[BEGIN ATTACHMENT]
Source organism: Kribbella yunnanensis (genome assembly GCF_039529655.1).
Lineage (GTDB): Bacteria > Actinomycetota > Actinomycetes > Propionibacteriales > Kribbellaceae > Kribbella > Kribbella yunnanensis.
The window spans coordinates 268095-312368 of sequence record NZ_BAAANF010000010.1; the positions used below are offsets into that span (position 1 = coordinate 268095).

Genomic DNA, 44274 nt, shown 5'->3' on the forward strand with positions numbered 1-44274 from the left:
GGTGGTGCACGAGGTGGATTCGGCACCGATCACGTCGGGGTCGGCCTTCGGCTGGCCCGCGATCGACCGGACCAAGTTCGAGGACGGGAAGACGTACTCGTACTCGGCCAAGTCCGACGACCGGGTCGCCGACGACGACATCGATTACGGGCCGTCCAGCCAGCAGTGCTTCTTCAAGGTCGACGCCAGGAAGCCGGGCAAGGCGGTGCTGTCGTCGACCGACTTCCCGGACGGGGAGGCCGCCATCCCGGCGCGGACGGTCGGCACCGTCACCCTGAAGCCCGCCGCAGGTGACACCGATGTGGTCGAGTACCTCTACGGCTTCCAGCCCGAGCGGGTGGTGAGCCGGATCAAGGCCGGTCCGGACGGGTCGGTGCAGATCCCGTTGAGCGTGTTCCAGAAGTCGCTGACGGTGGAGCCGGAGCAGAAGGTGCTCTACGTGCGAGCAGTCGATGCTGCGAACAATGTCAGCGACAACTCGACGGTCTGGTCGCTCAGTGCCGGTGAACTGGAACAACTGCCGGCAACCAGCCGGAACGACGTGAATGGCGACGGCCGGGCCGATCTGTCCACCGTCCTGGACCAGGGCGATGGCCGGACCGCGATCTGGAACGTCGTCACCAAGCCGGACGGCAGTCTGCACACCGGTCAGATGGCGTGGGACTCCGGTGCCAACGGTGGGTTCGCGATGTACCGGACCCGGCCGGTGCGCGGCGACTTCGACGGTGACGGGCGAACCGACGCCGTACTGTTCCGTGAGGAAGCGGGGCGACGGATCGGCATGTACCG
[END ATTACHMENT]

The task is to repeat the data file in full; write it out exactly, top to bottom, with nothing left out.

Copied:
Source organism: Kribbella yunnanensis (genome assembly GCF_039529655.1).
Lineage (GTDB): Bacteria > Actinomycetota > Actinomycetes > Propionibacteriales > Kribbellaceae > Kribbella > Kribbella yunnanensis.
The window spans coordinates 268095-312368 of sequence record NZ_BAAANF010000010.1; the positions used below are offsets into that span (position 1 = coordinate 268095).

Genomic DNA, 44274 nt, shown 5'->3' on the forward strand with positions numbered 1-44274 from the left:
GGTGGTGCACGAGGTGGATTCGGCACCGATCACGTCGGGGTCGGCCTTCGGCTGGCCCGCGATCGACCGGACCAAGTTCGAGGACGGGAAGACGTACTCGTACTCGGCCAAGTCCGACGACCGGGTCGCCGACGACGACATCGATTACGGGCCGTCCAGCCAGCAGTGCTTCTTCAAGGTCGACGCCAGGAAGCCGGGCAAGGCGGTGCTGTCGTCGACCGACTTCCCGGACGGGGAGGCCGCCATCCCGGCGCGGACGGTCGGCACCGTCACCCTGAAGCCCGCCGCAGGTGACACCGATGTGGTCGAGTACCTCTACGGCTTCCAGCCCGAGCGGGTGGTGAGCCGGATCAAGGCCGGTCCGGACGGGTCGGTGCAGATCCCGTTGAGCGTGTTCCAGAAGTCGCTGACGGTGGAGCCGGAGCAGAAGGTGCTCTACGTGCGAGCAGTCGATGCTGCGAACAATGTCAGCGACAACTCGACGGTCTGGTCGCTCAGTGCCGGTGAACTGGAACAACTGCCGGCAACCAGCCGGAACGACGTGAATGGCGACGGCCGGGCCGATCTGTCCACCGTCCTGGACCAGGGCGATGGCCGGACCGCGATCTGGAACGTCGTCACCAAGCCGGACGGCAGTCTGCACACCGGTCAGATGGCGTGGGACTCCGGTGCCAACGGTGGGTTCGCGATGTACCGGACCCGGCCGGTGCGCGGCGACTTCGACGGTGACGGGCGAACCGACGCCGTACTGTTCCGTGAGGAAGCGGGGCGACGGATCGGCATGTACCG